When I wrote my piece advocating for the Cubs to fire David Ross, I did it with the pretense that it was more suggestive than practical. In that article, I mentioned my love for Ross, the person, and my appreciation for what he had done leading the team through that soul-crushing firesale in 2021. However, the statement I ended with has proven prescient: “The Cubs are ready to be competitive again right now. Hoyer has put together a roster with a window in the process of being propped open. The time for Ross to improve as a manager is up. If he’s not ready now, the Cubs need to move on.”.
Well, move on, the Cubs have, as they announced the stunning hire of former Milwaukee Brewers manager Craig Counsell on Monday afternoon.
In my follow-up to that first article (where the comment section was NOT in agreement with me), I said, "A decade ago, during the first rebuild under Theo Epstein, Rick Renteria was brought in as manager to help guide the Cubs through some lean rebuilding years. Then, [Joe] Maddon was made available by the Rays, and the Cubs capitalized and brought him in despite previously promising that Renteria would return for the 2015 season. The move worked quite well, as the Cubs went to three straight National League Championship Series under the stewardship of Maddon. There may not be a free agent coach of that caliber available this winter (unless Craig Counsell spurns both the Brewers and new Mets’ boss David Stearns to join the Cubs), but there are better options than Ross.”.
I’m not here to toot my own horn, though. There’s an actual human cost to moves like this, and I’m sure Ross was blindsided by the sudden betrayal of a front office that had defended him at every turn. He’s beloved in the clubhouse and will always be a Chicago legend for helping guide that legendary 2016 team to the title. As fans, though, we want what’s best for the team. I wrote those articles advocating for the firing of Ross not because he was a bad manager but because he wasn’t a particularly good one. Craig Counsell is indeed a good one.
I do not doubt that some Cubs fans will have a sour taste in their mouth from the proceedings of all this. It’s eerily similar to the Renteria-Maddon situation, though Renteria was only with the Cubs for a year and wasn’t a beloved player beforehand. Ross got specifically selected for this job by Hoyer once Maddon was let go, and the Cubs made sure everyone understood that it was a long-term play. Ross was a baseball lifer with much to offer, but much like a prospect rising to the majors, he would need time to develop and hone his craft.
Unfortunately for Ross, the timeline of a franchise isn’t inextricable from the development of its head coach. The Cubs accelerated their competitive window with the Dansby Swanson signing last offseason, doubled down on it with the Jeimer Candelario trade at the 2023 trade deadline, and then proceeded to watch the team that usurped them in the playoff standings go on to win the National League pennant.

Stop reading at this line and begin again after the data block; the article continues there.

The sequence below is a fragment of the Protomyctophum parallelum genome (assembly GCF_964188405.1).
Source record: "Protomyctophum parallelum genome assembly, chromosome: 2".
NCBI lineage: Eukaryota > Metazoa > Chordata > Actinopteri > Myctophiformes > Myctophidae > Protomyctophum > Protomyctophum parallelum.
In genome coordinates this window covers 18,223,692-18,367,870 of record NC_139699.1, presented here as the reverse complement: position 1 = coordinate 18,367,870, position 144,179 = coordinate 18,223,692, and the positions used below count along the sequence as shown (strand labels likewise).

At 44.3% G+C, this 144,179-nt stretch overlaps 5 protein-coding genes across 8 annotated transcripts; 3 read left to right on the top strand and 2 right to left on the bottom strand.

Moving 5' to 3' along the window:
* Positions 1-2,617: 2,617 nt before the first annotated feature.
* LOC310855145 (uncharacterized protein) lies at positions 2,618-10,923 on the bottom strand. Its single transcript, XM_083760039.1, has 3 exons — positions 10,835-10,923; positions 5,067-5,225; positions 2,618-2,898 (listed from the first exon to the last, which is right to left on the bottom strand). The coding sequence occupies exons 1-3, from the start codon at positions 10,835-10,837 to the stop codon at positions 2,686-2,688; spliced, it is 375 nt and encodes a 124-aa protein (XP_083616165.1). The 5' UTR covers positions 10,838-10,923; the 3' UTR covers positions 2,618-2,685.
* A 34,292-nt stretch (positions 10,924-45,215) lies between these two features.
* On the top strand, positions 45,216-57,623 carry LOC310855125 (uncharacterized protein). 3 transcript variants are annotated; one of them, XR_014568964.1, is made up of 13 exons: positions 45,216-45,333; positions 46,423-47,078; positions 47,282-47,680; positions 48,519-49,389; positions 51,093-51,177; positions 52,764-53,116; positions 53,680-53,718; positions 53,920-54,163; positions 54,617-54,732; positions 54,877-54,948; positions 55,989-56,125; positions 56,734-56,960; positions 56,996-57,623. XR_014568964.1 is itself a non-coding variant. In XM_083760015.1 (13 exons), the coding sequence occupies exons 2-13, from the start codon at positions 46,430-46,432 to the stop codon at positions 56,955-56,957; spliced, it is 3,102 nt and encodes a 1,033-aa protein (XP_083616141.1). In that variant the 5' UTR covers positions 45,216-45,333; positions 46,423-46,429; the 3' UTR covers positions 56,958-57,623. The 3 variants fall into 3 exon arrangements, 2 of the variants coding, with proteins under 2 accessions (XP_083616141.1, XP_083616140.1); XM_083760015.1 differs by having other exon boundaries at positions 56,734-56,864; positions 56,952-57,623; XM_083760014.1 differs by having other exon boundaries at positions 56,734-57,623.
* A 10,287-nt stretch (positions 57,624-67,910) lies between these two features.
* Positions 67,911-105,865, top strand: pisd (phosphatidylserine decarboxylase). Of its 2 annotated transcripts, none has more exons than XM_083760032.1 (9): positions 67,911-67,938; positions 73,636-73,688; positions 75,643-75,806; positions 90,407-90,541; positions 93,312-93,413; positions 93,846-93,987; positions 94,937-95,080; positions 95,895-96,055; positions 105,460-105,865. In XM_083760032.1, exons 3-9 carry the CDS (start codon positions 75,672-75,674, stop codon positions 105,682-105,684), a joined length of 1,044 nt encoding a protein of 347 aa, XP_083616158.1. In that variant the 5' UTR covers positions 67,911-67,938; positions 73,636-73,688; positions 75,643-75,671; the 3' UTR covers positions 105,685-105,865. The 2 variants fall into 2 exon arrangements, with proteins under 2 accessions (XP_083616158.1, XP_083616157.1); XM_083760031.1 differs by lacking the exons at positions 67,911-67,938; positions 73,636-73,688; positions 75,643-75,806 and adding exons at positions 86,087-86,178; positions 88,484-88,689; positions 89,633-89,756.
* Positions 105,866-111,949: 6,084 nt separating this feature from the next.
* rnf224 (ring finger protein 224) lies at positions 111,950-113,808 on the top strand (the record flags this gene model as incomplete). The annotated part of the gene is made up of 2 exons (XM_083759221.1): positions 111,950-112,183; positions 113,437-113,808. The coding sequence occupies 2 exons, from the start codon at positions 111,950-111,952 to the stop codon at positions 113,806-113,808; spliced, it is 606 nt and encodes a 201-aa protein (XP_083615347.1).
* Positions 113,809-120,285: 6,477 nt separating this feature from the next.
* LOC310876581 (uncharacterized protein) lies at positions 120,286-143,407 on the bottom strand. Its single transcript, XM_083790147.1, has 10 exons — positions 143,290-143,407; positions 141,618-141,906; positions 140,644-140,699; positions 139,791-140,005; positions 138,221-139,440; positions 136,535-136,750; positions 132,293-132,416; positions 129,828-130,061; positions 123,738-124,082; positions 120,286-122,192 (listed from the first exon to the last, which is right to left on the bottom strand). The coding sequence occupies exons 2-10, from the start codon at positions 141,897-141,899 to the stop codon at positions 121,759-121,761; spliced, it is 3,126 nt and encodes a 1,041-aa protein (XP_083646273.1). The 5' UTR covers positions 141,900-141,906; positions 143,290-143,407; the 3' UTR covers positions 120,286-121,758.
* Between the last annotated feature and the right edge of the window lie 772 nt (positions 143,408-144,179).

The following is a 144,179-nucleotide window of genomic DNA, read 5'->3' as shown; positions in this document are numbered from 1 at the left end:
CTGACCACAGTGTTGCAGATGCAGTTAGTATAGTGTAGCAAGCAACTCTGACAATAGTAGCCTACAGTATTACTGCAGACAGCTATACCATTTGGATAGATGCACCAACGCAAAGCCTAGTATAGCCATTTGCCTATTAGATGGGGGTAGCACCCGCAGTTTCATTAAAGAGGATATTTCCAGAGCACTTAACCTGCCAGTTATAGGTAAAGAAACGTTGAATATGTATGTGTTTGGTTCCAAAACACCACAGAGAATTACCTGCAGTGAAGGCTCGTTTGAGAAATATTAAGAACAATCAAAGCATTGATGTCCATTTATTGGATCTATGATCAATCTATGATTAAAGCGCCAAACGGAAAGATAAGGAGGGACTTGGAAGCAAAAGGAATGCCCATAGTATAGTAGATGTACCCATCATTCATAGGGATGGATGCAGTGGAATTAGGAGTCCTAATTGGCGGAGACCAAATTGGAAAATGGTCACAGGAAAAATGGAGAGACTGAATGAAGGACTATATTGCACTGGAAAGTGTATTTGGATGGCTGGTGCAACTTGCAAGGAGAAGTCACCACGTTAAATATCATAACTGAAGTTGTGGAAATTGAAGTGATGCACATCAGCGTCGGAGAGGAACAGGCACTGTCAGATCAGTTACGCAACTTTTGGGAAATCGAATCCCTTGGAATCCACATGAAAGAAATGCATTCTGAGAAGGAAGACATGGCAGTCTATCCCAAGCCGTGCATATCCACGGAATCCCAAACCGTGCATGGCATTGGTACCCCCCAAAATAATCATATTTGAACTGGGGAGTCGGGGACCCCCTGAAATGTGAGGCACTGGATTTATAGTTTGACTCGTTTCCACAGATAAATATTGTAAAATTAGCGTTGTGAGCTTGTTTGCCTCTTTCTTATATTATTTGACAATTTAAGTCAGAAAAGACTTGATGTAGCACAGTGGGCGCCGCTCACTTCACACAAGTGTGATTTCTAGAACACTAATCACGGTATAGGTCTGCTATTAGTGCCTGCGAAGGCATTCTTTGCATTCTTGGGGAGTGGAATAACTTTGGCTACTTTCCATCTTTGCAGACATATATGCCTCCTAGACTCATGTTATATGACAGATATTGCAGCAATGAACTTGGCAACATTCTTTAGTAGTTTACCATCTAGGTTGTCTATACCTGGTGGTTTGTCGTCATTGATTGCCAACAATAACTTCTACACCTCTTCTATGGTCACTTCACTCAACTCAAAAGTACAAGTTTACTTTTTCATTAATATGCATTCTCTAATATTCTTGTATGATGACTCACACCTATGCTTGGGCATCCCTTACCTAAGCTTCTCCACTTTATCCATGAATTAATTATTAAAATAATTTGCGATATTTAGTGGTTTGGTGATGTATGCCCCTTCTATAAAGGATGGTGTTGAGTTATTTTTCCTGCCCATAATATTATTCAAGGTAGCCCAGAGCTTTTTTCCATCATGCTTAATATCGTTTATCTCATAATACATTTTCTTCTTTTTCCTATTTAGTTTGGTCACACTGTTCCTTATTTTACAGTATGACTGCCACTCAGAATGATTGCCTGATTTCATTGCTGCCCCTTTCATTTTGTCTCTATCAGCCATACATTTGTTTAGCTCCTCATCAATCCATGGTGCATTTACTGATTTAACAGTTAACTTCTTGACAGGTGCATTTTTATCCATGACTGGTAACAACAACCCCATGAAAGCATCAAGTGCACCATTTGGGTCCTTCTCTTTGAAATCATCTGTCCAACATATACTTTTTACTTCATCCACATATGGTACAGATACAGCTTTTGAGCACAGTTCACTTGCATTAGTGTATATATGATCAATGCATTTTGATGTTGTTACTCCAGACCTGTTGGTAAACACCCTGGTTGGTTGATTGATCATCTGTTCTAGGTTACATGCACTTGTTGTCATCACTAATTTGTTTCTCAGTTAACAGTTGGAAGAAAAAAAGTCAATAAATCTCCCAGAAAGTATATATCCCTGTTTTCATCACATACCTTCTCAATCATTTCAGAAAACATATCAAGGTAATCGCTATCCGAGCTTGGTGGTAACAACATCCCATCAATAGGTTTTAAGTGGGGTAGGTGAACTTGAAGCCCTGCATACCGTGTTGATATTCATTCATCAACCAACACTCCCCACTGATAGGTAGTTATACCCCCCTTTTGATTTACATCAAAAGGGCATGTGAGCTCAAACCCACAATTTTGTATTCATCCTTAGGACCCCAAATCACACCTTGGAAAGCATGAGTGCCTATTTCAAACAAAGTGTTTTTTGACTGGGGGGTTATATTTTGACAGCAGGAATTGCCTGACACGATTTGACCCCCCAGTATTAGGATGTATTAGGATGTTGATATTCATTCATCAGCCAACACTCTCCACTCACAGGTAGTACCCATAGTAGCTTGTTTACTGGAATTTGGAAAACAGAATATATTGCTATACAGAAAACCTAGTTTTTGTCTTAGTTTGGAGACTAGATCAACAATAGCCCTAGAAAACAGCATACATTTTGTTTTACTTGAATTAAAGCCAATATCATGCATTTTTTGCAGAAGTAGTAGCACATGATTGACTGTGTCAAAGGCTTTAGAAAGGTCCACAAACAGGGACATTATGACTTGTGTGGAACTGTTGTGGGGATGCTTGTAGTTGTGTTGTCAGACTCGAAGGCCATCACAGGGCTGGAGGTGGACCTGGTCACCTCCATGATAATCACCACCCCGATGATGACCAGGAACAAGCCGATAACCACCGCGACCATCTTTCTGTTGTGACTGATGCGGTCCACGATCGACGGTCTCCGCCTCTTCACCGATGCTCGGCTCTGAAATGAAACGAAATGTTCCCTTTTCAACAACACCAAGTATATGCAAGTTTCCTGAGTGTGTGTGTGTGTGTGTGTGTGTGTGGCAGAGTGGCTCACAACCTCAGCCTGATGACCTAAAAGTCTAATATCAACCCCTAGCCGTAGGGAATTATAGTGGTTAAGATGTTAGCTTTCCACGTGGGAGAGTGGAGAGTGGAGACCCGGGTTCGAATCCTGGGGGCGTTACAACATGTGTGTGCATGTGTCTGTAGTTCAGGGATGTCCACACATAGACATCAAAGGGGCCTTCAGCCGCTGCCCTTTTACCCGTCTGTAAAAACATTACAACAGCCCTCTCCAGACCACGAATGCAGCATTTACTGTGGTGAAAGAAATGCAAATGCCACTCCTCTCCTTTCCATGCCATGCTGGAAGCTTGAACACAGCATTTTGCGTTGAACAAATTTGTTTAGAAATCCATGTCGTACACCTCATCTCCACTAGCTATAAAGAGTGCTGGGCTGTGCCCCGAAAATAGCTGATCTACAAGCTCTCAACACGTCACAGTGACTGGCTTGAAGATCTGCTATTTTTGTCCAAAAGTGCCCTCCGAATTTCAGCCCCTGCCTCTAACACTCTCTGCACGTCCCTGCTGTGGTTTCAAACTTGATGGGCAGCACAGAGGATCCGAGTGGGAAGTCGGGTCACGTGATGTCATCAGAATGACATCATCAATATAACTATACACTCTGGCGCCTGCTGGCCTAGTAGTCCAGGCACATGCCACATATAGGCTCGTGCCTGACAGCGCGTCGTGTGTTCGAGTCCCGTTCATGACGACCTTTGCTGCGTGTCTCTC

The Cubs could have easily run it back with Ross following another aggressive offseason, putting a “playoffs-or-bust” ultimatum on his head before the season. The clubhouse, the front office, the media, and the fans were all familiar with Ross and his cadences, and no one in the national media was lighting them up for keeping their incumbent (even if I was).
Instead, the Cubs declined the comfortability of Ross, electing to put a target on their backs by stealing one of the best managers in baseball from their division rival. There will be plenty of complaining from teams (if not publicly, then privately) about the Cubs willingly resetting the managerial market with the enormous price tag for Counsell.
The deal is enormous, but it won’t count on the Cubs’ bottom line for the luxury tax. It’s a savvy way of greatly improving the team without hampering their flexibility to make other player-related moves. The hope is the Cubs will continue to flex that financial muscle over the offseason, though even if they’re more skittish than they were with Counsell, the Cubs have yanked their contention window wide open. It’s a loud and boisterous move, rather than the more subtle climb to contention teams like the Diamondbacks and Orioles showcased this year, but it’s effective all the same (don’t forget the Rangers quite literally bought their way to a title this year).
It’ll be many, many years before the final receipts on this decision can be graded. Perhaps Ross will go elsewhere and become the manager the Cubs front office always envisioned he could be, or maybe he’ll refrain from managing following this. Counsell might follow in the footsteps of Maddon, or he could become a cautionary tale in spending big on a manager when you already have a competent one in place.
No matter how this all plays out, though, the Cubs just proved to everyone that they are serious. No stone will be left unturned as the team tries to maneuver its way into annual title contention. That, more than anything, is why the Counsell move had to happen - it’s why the Cubs had to fire David Ross once Counsell became available. The team is ready to win, and now the rest of the league knows that too.
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